We arrived right about 7pm to the kitchen-sized restaurant (let me clarify: It's a kitchen-like dining room. Tables are pulled around to accommodate how ever many folks happen to show up. There's a counter. A kitchen sink. Dishes drying in a rack. Knickknacks. And then the restaurant's actual kitchen is twice the size of the eating space. Turns out this used to be a Domino's Pizza. Then, it was a Miss Peaches for takeout only. But people stood around in the "waiting for your order" area and ate their fried chicken standing there. So, since his brother's restaurant--Angelena's, named after Connell's other grandmother--is a sit-down place, folks started coming in and expecting to sit there. "So, we put this table here," Connell said, gesturing to a two-top, and that's how it all began).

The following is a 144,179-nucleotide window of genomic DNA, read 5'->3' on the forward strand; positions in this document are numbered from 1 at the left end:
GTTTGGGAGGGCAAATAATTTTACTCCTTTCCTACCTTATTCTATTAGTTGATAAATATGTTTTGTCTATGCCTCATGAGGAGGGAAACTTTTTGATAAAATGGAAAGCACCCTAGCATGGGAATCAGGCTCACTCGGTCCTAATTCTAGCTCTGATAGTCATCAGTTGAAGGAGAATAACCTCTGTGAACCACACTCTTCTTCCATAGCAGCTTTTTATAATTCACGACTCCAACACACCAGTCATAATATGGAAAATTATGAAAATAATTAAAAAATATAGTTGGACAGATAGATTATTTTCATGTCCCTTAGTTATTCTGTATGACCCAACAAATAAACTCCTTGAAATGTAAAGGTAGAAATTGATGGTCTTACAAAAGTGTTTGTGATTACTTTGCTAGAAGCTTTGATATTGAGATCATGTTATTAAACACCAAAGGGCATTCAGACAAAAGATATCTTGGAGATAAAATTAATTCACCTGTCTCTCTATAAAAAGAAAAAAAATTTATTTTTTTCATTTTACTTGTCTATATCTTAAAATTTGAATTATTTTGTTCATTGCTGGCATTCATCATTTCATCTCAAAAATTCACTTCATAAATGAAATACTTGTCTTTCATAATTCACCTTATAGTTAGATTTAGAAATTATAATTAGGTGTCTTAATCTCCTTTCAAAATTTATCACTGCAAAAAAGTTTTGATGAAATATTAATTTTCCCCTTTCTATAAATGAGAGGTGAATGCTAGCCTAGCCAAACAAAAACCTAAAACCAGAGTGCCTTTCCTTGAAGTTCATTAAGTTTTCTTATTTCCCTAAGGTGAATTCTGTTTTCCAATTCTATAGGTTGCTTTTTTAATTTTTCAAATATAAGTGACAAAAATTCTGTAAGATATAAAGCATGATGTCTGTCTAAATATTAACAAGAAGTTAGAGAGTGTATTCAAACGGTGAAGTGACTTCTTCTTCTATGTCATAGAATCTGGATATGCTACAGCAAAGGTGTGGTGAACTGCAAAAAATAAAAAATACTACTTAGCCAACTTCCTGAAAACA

Joining me for the first stop on the GSFiSCC were Derek, Eric, Kathi, Marie, Ryan, Shirley, Tanya (and, briefly, Phoebe, whose visit was fodder for great comedic moments with Connell--who really could be a stand-up comedian--since Phoebe appreciated that the veggies were made without meat, but dared to ask Connell about the butter content--seeing as she's a vegan and all. Connell's response was a look that would chill your bones and make you laugh out loud at once). In fact, Phoebe and Tanya arrived a bit after we had placed our order. Connell asked, "Is you with them?"

They nodded, cheerily.

"Y'all's late!" he responded.